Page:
Vigilance can help you hang onto credit card rewards
By Susan Tompor
Published: Sunday, Oct. 20, 2013, 9:00 p.m.
When it comes to credit cards, it should not be a surprise that there are black holes that could drain out all those precious reward points.
Many consumers pick their plastic based on the kind of rewards they can receive on a credit card.
“Rewards programs, however, can be highly complex, with detailed, confusing rules about how consumers can actually use their rewards,” according to the Consumer Financial Protection Bureau.
The federal consumer financial watchdog agency notes that some disclosure issues, including rewards programs, continue to be problematic, even after the Credit Card Accountability, Responsibility and Disclosure Act of 2009.
Experts warn that rewards can be lost or taken away for reasons, such as:
•Missing a payment. Say you charged a large amount for holiday shopping one month but then failed to make the monthly payment or didn't make that payment on time. You could lose the rewards that you had built up for that month. Some card issuers have a way to reinstate those rewards, but there may be a costly fee, according to Bill Hardekopf, CEO of LowCards.com in Birmingham, Ala., a website that provides credit card information for consumers.
The reinstatement fee for American Express is $35 for each billing period and each card account for which you reinstate points. American Express also requires that you reinstate points within 24 months of forfeiting them to get the points back.
• Closing your account. Rewards won't transfer with you. So make sure to use the rewards before closing an account. Some card issuers, such as American Express, offer a 30-day window for using credit card rewards after you've closed the account.
If a credit card account is closed following delinquency, the customer may forfeit his or her reward balance.
• Taking an item back. Do not think of rewards as refundable. I used a rewards certificate that I received via a retail card to buy a dress, and then I changed my mind. Whoops, the $25 reward disappeared when I returned that dress.
Gerri Detweiler, director of consumer education at Credit.com, said one of the biggest risks, of course, is that people simply forget about any rewards that they built up on the card. Or they just don't have time to spend those rewards.
“I once accumulated enough points for a trip to Alaska on Alaska Airlines but for a variety of reasons, never ended up using them,” Detweiler said.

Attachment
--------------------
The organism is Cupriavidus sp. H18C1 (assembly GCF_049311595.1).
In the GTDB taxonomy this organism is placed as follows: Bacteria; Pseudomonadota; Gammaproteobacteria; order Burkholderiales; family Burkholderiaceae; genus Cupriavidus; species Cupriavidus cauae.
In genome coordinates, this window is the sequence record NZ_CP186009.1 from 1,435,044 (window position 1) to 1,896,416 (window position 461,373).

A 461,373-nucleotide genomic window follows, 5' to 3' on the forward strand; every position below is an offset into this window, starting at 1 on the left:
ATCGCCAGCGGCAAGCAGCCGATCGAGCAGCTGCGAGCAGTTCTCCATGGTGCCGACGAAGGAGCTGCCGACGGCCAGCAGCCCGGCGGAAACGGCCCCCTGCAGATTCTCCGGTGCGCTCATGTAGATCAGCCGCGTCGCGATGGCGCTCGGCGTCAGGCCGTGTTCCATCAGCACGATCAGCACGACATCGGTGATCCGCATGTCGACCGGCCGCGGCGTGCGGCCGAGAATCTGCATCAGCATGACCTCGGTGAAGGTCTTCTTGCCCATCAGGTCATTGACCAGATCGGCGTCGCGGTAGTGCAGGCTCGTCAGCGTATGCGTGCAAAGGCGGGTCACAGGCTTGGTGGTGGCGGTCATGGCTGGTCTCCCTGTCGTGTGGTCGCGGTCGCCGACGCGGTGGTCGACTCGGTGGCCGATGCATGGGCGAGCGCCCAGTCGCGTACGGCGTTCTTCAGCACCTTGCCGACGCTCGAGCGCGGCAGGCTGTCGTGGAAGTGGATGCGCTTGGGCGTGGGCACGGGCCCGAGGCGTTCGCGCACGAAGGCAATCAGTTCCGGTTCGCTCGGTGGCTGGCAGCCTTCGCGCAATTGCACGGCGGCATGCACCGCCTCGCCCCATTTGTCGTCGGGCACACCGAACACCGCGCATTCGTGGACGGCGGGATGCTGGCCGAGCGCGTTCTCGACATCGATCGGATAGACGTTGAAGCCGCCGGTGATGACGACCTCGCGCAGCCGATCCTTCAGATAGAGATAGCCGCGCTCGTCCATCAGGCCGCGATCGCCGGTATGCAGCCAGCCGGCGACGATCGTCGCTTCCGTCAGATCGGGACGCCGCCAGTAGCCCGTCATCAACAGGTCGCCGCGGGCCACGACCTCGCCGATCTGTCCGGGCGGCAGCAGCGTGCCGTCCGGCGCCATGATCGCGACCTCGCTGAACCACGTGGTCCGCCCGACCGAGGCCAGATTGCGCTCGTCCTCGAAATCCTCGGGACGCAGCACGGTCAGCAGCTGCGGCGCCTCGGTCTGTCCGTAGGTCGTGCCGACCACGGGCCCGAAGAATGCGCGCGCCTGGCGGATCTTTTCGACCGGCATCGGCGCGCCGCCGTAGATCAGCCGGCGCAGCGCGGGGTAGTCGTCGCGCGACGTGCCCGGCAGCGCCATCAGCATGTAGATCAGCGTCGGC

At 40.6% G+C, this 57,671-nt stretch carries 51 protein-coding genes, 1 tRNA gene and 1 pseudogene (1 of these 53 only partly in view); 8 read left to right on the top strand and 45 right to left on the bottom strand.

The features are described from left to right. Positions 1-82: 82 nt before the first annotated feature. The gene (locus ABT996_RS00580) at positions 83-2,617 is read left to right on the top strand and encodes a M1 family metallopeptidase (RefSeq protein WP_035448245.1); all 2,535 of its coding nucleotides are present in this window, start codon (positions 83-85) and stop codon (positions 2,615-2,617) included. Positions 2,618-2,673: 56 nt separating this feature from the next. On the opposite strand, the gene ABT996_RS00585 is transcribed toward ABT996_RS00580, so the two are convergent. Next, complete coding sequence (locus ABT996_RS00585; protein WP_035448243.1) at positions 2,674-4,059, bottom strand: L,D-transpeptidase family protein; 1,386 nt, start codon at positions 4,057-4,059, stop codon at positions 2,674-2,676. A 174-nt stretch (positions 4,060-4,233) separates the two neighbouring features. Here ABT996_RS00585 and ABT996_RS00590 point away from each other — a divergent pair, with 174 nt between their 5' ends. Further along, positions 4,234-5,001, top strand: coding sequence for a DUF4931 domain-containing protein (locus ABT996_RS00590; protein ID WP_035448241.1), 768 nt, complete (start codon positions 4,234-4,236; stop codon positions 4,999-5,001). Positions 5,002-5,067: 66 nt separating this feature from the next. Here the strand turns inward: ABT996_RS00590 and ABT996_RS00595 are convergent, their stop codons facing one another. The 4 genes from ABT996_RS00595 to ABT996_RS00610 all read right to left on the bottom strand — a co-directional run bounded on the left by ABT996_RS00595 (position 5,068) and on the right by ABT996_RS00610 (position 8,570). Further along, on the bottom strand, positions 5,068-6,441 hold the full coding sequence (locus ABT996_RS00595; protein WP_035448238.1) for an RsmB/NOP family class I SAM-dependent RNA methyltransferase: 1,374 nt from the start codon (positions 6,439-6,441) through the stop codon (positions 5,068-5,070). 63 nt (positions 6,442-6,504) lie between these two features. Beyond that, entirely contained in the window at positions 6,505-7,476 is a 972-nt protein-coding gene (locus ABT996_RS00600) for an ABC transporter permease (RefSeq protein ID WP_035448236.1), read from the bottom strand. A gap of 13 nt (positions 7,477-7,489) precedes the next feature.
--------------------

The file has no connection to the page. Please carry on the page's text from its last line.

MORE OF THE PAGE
“Eventually, I canceled the card and my points went with it,” she said.
Susan Tompor is the personal finance columnist for the Detroit Free Press. She can be reached at firstname.lastname@example.org.
Show commenting policy
TribLive commenting policy
You are solely responsible for your comments and by using TribLive.com you agree to our Terms of Service.
We moderate comments. Our goal is to provide substantive commentary for a general readership. By screening submissions, we provide a space where readers can share intelligent and informed commentary that enhances the quality of our news and information.
While most comments will be posted if they are on-topic and not abusive, moderating decisions are subjective. We will make them as carefully and consistently as we can. Because of the volume of reader comments, we cannot review individual moderation decisions with readers.
We value thoughtful comments representing a range of views that make their point quickly and politely. We make an effort to protect discussions from repeated comments either by the same reader or different readers.
We follow the same standards for taste as the daily newspaper. A few things we won't tolerate: personal attacks, obscenity, vulgarity, profanity (including expletives and letters followed by dashes), commercial promotion, impersonations, incoherence, proselytizing and SHOUTING. Don't include URLs to Web sites.
We do not edit comments. They are either approved or deleted. We reserve the right to edit a comment that is quoted or excerpted in an article. In this case, we may fix spelling and punctuation.
We welcome strong opinions and criticism of our work, but we don't want comments to become bogged down with discussions of our policies and we will moderate accordingly.
We appreciate it when readers and people quoted in articles or blog posts point out errors of fact or emphasis and will investigate all assertions. But these suggestions should be sent via e-mail. To avoid distracting other readers, we won't publish comments that suggest a correction. Instead, corrections will be made in a blog post or in an article.
- Obamacare dramatically increases costs for some small businesses
- Hearing scheduled on Western Pa. landowners’ rights to block drilling
- Marcellus shale driller Noble Energy Inc. sinks roots into Pittsburgh
- Samsung introduces free streaming radio service
- Del Monte changes name to Big Heart Pet Brands as sale completed
- Winter’s high electric bills stun consumers
- ‘Fresher, different, lot more fun’ guide changes at Kings Family Restaurants
- Men’s Wearhouse, Jos. A. Bank agree to merger
- Job postings up in January
- Stocks end slightly lower for a second day
- Wholesalers boost stockpiles as sales fall